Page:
8 June 2021
SHDI Version 5.0. Update of all indices and underlying indicators to 2019. The subnational versions of the Human Development Index and the Gender Development Index are now combined into one integrated Human Development dataset. National values of the indices and indicators are equal to those in the latest version of the UNDP Human Development Index Database and the Human Development Report 2020. The number of countries for which subnational data is available is increased to 163 and the number of subnational regions to 1783. Data for Kiribati, Tonga and St. Lucia have been added. Earlier versions of the database can be downloaded from the SHDI Download page.
15 February 2021
13 December 2020
1 November 2020
8 October 2020
24 February 2020
25 September 2019
14 September 2019
8 September 2019
16 May 2019
Do you use subnational data for research or operations? Do you have trouble finding, managing or curating subnational datasets? Have you ever used the Development Data Hub (DDH)?
Come learn about how subnational data are collected, managed, and constructed in the Global Data Lab’s Database Developing World, which features 400 harmonized household surveys and over 100 indicators that capture variations within countries in the fields of wealth, poverty, education, gender, demographics, and health.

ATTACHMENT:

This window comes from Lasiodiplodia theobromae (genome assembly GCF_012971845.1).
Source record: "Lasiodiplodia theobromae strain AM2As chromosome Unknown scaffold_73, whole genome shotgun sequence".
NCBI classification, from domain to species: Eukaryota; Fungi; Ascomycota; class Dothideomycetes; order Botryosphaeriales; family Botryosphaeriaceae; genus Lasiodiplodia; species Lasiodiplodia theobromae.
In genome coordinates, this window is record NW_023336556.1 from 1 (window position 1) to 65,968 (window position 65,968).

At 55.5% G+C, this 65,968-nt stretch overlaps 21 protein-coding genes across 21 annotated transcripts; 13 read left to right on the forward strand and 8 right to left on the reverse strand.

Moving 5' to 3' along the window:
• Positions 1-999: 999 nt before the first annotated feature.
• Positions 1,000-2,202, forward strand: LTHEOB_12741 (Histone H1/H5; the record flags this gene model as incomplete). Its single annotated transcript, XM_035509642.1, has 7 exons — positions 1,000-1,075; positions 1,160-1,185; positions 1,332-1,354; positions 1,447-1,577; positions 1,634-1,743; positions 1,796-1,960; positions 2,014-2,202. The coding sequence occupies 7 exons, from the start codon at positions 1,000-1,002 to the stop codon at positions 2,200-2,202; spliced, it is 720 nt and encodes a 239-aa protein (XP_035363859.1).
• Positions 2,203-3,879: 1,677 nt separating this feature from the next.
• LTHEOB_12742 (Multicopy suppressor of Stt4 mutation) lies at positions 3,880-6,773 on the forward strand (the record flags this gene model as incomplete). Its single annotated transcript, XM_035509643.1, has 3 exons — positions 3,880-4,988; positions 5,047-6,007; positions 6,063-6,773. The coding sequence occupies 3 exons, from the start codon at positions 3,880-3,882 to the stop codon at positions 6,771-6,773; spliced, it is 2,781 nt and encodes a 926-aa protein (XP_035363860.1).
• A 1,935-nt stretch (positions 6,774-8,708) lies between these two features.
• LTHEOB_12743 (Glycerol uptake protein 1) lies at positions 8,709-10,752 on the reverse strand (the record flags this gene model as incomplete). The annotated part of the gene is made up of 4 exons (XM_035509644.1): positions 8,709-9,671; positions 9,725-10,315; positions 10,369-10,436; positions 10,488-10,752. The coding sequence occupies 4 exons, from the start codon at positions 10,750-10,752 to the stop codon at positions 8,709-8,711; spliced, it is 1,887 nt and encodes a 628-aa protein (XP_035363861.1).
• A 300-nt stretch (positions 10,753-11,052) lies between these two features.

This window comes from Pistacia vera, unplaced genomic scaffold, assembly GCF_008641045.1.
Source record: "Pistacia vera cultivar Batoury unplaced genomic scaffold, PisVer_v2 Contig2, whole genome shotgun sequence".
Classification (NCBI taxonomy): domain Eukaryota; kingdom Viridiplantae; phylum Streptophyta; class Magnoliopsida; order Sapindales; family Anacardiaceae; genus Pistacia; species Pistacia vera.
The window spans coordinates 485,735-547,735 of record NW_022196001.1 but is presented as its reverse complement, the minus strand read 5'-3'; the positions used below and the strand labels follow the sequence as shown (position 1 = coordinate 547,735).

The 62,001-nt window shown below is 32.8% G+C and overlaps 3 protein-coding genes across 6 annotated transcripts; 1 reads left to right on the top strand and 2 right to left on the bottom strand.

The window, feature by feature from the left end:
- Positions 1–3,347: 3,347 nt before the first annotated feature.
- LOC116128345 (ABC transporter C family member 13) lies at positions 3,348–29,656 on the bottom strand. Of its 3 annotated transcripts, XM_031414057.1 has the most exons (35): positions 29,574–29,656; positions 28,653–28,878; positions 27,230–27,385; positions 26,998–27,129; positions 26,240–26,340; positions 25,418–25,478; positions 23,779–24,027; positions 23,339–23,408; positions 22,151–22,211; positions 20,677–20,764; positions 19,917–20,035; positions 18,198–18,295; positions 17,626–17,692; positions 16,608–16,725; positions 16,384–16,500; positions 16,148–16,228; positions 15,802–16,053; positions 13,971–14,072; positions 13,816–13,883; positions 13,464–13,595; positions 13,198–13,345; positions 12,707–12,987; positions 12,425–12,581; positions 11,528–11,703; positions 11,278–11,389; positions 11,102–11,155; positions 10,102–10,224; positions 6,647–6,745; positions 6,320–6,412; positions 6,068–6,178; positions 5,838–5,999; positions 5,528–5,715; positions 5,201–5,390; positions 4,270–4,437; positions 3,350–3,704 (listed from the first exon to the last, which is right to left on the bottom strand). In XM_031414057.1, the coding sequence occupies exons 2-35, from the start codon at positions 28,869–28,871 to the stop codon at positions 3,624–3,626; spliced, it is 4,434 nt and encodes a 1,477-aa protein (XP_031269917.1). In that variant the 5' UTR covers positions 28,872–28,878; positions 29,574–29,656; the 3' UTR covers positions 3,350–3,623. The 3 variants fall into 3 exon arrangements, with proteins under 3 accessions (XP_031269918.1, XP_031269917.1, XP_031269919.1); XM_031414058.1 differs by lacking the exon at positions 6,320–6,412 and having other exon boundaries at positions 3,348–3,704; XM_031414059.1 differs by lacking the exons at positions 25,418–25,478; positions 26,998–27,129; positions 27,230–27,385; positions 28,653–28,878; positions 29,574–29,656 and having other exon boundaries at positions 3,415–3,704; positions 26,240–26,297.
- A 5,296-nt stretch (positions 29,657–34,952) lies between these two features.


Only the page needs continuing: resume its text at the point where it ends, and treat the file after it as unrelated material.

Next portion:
Jeroen Smits, director of the Global Data Lab, will share how his team developed the Subnational Human Development Index (SHDI). The Human Development Index (HDI), originally designed by UNDP, measures average achievement at country level in key dimensions of human development: health, education, and standard of living. This subnational version is currently available for more than 1,600 regions in 161 countries between 1990 to 2017, covering more than 99% of the world’s population.
Jeroen Smits is Director of the Global Data Lab and Associate Professor of Inequality and Development at the Economics Department of Radboud University in the Netherlands. He is a broad social scientist specializing in cross-national multilevel research, data enrichment, and the development of knowledge instruments. Jeroen’s major research interests include inequality, social cohesion, and economic development. He developed a comparable wealth index for low- and middle-income countries (LMICs) and published comparative studies in the fields of education, child labor, women’s employment, child mortality, intermarriage, and public health related issues in LMICs.